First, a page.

Interim FAA bill includes new pilot training rules
Faced with leaving for vacation without passing an FAA reauthorization bill that would tighten pilot training rules, lawmakers stripped those provisions from the main bill and added them to the 15th short-term extension of funding, taxes and programs for the agency.
Families of victims of Colgan Air’s Flight 3407 have been lobbying arduously for improved pilot training since the regional turboprop crashed near Buffalo, N.Y., in February last year.
Lawmakers said the latest extension, which expires September 30, will boost pilot-training programs, combat pilot fatigue and dramatically increase requirements for airline pilots to have more flying experience by mandating a minimum of 1,500 hours–up from the current 250–before they can fly “commercial aircraft.”
But some are predicting that the new requirement for airline transport pilot (ATP) certificates and a minimum of 1,500 hours could trigger a pilot shortage even though U.S. carriers will have three years to meet the conditions. The FAA and industry groups contend the most important factor is the type of training that is provided, rather than the total number of hours behind the controls.
Congress has been laboring for nearly three years to pass a new long-term FAA reauthorization package, but has been frustrated by controversial provisions such as union organizing at FedEx and approval of long-distance flights from Ronald Reagan Washington National Airport.
Sen. Byron Dorgan (D-N.D), chairman of the Senate aviation subcommittee, said the extension addresses the immediate need to extend the FAA’s authorities and includes significant aviation safety reform that lawmakers championed in the
“Without this FAA extension, we would have put our nation’s aviation system at risk,” he said. “At the same time, we are taking long overdue action on these safety provisions to ensure that the flying public can truly expect one high level of safety in our skies.”
H.R.5900, the Airline Safety and Federal Aviation Administration Extension Act of 2010, was introduced by Rep. James Oberstar (D-Minn.), chairman of the House Transportation and Infrastructure Committee (T&I), and Rep. Jerry Costello (D-Ill.), chairman of the House aviation subcommittee, who negotiated with the Senate to add the safety language.
The bill includes key components of H.R.3371, the Airline Safety and Pilot Training Improvement Act of 2009. In March, similar safety language was added to H.R.1586, the primary FAA reauthorization act, which is still in negotiations to resolve unrelated differences between the House and Senate versions of the bill.
“I want to be clear that this should in no way detract from our efforts to finish the FAA bill,” said Costello. “I am committed to completing that process, which is now in its fourth year, as it is critical that we provide stability to the FAA and our national aviation system by passing a multiyear reauthorization.”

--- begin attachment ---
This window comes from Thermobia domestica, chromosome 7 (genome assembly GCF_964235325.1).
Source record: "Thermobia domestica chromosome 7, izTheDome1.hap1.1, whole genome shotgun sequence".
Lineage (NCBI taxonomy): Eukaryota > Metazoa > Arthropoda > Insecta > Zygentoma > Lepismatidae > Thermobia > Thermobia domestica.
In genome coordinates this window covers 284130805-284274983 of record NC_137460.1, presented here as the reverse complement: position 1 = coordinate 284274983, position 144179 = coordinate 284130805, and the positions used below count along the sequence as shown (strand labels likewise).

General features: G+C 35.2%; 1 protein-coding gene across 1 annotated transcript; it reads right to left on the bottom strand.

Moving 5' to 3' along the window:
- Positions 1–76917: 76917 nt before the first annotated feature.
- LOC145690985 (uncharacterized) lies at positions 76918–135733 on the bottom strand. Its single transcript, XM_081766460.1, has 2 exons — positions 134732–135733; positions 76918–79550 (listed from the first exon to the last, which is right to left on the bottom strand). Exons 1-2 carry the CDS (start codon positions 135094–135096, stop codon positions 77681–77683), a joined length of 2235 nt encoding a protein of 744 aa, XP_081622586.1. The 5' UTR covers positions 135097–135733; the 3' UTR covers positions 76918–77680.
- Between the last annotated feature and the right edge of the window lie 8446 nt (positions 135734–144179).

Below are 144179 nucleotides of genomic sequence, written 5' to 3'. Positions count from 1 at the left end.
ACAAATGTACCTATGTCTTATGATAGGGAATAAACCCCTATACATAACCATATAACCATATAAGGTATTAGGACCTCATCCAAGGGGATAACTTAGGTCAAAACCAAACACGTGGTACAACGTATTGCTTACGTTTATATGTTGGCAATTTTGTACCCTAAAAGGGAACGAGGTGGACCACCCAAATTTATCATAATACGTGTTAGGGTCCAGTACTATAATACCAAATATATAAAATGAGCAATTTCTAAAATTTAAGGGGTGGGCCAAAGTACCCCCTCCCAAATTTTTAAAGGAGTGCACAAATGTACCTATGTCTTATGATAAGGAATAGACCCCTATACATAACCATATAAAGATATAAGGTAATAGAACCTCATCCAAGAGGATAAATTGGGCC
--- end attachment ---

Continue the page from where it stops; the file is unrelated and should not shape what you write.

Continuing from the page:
Among the safety provisions added to the FAA extension are mandates for more
and better pilot training. Pilots would now be required to have an ATP certificate, which currently is required only of airline captains. The ATP requires a minimum of 1,500 flight hours and additional aeronautical knowledge, crew resource training and greater flight proficiency training.
H.R.5900, which President Obama has signed, creates stronger ATP qualitative minimum requirements such as flying in adverse weather conditions–including icing–and mandates the FAA to create and maintain an electronic pilot records database. The bill also requires all Web sites that sell airline tickets to show, on the first Web page display, the name of the air carrier operating each flight segment of a proposed itinerary.
The fatal flight was listed as Continental Flight 3407, although Colgan Air, a division of Pinnacle Airlines, was the actual operator of the Bombardier Q400 turboprop twin. Costello praised the families of the Colgan victims, calling them a “powerful, driving force” behind the legislation.
Rep. John Mica (R-Fla.), the ranking Republican on the T&I committee, said the inclusion of the significant and bipartisan safety initiatives in the FAA extension is the right thing to do. “I particularly want to commend the families of Continental Flight 3407 and congressman Chris Lee [R-N.Y.], in whose district the airplane crashed.”
Both the Air Transport Association and the Regional Airline Association pledged to work with the FAA on new training rules. Regional airlines have been involved in the last seven fatal U.S. airline accidents, according to Costello, and pilot performance has been implicated in four of these accidents.